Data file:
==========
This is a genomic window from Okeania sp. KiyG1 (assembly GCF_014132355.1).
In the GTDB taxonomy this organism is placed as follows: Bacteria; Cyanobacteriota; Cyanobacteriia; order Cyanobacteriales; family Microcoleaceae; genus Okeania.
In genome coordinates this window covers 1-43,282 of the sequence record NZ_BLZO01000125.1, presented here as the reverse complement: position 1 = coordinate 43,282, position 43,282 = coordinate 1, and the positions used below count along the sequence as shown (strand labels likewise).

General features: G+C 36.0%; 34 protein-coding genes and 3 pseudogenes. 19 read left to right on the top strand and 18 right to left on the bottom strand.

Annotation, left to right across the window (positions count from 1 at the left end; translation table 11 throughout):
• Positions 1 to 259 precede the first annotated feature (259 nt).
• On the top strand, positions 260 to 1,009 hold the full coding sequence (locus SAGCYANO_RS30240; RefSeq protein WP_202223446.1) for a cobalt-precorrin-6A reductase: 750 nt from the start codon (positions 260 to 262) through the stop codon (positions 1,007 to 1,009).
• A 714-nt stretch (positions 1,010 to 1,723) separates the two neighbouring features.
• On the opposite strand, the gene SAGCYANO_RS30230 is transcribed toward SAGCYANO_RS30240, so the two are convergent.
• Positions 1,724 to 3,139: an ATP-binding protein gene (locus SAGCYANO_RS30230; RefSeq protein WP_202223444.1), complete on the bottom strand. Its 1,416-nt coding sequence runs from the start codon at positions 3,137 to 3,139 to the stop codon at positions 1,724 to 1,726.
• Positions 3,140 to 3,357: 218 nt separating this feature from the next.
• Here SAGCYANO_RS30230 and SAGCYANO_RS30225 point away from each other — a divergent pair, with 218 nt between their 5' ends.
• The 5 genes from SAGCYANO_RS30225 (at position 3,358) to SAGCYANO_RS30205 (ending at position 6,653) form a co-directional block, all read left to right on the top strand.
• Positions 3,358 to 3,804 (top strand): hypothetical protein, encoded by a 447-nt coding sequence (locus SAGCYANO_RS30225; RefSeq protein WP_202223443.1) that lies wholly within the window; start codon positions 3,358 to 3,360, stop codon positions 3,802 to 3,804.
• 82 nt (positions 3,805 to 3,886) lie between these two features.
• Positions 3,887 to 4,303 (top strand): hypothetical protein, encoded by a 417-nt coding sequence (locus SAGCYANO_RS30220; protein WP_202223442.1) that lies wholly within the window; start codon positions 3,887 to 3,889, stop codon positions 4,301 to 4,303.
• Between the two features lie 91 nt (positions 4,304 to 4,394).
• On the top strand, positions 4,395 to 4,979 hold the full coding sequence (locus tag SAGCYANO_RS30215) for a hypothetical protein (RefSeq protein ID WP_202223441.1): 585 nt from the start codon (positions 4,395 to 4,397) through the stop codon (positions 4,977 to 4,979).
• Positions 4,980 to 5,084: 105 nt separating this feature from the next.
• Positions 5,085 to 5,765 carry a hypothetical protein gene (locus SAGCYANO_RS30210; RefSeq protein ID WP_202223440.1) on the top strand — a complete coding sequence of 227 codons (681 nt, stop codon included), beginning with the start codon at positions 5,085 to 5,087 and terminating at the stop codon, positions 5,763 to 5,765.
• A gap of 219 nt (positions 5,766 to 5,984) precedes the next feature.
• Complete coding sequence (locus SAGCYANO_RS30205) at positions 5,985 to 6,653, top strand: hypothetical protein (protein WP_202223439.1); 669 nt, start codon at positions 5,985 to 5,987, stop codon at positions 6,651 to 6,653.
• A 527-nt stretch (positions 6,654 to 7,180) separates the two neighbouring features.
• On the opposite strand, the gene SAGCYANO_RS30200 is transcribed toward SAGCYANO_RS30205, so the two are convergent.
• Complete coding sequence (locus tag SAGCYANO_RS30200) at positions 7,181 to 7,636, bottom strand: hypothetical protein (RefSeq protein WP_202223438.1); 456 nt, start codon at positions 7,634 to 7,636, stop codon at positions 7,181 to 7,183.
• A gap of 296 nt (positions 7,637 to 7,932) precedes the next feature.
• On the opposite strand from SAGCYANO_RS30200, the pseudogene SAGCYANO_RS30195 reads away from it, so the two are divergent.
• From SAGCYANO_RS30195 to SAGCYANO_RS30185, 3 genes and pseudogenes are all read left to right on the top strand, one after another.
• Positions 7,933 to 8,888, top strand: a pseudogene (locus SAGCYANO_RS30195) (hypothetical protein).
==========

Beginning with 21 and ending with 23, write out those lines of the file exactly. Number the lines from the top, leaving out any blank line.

• A gap of 219 nt (positions 5,766 to 5,984) precedes the next feature.
• Complete coding sequence (locus SAGCYANO_RS30205) at positions 5,985 to 6,653, top strand: hypothetical protein (protein WP_202223439.1); 669 nt, start codon at positions 5,985 to 5,987, stop codon at positions 6,651 to 6,653.
• A 527-nt stretch (positions 6,654 to 7,180) separates the two neighbouring features.